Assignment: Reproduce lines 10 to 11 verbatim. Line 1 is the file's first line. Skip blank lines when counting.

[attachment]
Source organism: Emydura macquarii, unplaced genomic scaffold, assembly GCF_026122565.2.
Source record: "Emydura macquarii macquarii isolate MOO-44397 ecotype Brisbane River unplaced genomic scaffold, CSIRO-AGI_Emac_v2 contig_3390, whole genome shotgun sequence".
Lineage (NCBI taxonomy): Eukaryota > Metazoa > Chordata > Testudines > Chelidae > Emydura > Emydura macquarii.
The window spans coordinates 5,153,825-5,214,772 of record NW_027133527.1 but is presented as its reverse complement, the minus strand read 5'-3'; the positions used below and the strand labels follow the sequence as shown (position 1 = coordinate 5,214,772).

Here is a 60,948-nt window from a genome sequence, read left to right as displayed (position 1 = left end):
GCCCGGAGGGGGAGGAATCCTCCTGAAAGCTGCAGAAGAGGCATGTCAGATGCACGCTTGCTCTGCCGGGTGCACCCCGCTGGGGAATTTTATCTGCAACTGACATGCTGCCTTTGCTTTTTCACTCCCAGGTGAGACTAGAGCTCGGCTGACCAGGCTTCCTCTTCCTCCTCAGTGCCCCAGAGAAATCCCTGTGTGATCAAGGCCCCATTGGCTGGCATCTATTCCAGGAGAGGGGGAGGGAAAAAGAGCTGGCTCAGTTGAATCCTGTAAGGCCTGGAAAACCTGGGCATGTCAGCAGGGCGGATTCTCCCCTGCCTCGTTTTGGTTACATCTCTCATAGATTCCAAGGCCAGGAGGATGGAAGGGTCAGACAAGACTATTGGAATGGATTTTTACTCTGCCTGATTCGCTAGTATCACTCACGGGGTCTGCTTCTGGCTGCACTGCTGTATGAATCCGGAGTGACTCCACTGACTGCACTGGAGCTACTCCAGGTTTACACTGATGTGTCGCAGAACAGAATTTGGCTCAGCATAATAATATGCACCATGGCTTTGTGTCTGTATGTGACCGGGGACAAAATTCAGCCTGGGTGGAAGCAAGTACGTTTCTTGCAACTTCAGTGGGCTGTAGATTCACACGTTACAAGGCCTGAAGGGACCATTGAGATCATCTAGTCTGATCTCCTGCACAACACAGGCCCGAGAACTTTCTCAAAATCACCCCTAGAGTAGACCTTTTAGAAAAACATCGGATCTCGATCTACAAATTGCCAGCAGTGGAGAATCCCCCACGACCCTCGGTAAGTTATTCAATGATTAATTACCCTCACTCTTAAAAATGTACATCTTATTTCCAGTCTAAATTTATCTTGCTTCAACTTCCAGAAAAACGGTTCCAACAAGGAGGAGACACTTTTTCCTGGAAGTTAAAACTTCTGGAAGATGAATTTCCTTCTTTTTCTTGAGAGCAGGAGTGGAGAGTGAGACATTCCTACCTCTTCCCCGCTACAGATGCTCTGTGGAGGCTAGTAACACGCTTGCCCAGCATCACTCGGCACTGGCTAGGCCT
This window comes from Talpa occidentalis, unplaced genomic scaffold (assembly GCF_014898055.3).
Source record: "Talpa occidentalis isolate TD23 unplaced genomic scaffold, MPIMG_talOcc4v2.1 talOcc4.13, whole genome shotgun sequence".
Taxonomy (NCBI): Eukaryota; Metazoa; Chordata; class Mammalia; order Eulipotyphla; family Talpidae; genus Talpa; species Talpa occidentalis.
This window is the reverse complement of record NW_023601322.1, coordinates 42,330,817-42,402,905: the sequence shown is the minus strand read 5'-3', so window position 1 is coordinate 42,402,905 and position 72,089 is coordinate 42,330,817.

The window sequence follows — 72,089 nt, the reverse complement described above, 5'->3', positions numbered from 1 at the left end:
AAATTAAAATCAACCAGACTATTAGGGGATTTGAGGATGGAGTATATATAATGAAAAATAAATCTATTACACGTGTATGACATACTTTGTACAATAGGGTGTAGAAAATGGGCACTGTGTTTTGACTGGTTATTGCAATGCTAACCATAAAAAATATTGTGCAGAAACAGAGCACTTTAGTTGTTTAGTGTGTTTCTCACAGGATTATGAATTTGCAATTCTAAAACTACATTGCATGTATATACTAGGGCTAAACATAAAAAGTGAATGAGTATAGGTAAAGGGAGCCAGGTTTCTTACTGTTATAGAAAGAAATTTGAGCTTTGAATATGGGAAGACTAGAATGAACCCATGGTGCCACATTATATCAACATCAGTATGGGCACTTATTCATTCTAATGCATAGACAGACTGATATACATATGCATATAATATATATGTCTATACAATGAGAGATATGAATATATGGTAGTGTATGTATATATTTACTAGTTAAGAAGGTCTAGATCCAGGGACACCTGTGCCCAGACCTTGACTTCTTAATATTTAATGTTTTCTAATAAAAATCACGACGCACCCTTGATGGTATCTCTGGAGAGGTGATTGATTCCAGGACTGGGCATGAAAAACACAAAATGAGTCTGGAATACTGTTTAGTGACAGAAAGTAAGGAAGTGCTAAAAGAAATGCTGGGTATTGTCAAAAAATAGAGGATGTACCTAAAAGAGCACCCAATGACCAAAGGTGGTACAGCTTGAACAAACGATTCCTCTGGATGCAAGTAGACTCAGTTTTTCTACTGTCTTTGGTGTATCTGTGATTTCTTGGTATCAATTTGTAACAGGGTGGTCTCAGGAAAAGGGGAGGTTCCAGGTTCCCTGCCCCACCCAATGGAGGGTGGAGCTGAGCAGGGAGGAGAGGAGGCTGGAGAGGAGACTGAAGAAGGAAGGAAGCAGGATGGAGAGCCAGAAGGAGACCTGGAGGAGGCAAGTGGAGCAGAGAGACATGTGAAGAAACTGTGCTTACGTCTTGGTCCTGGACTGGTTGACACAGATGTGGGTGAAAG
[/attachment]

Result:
This window is the reverse complement of record NW_023601322.1, coordinates 42,330,817-42,402,905: the sequence shown is the minus strand read 5'-3', so window position 1 is coordinate 42,402,905 and position 72,089 is coordinate 42,330,817.

The window sequence follows — 72,089 nt, the reverse complement described above, 5'->3', positions numbered from 1 at the left end: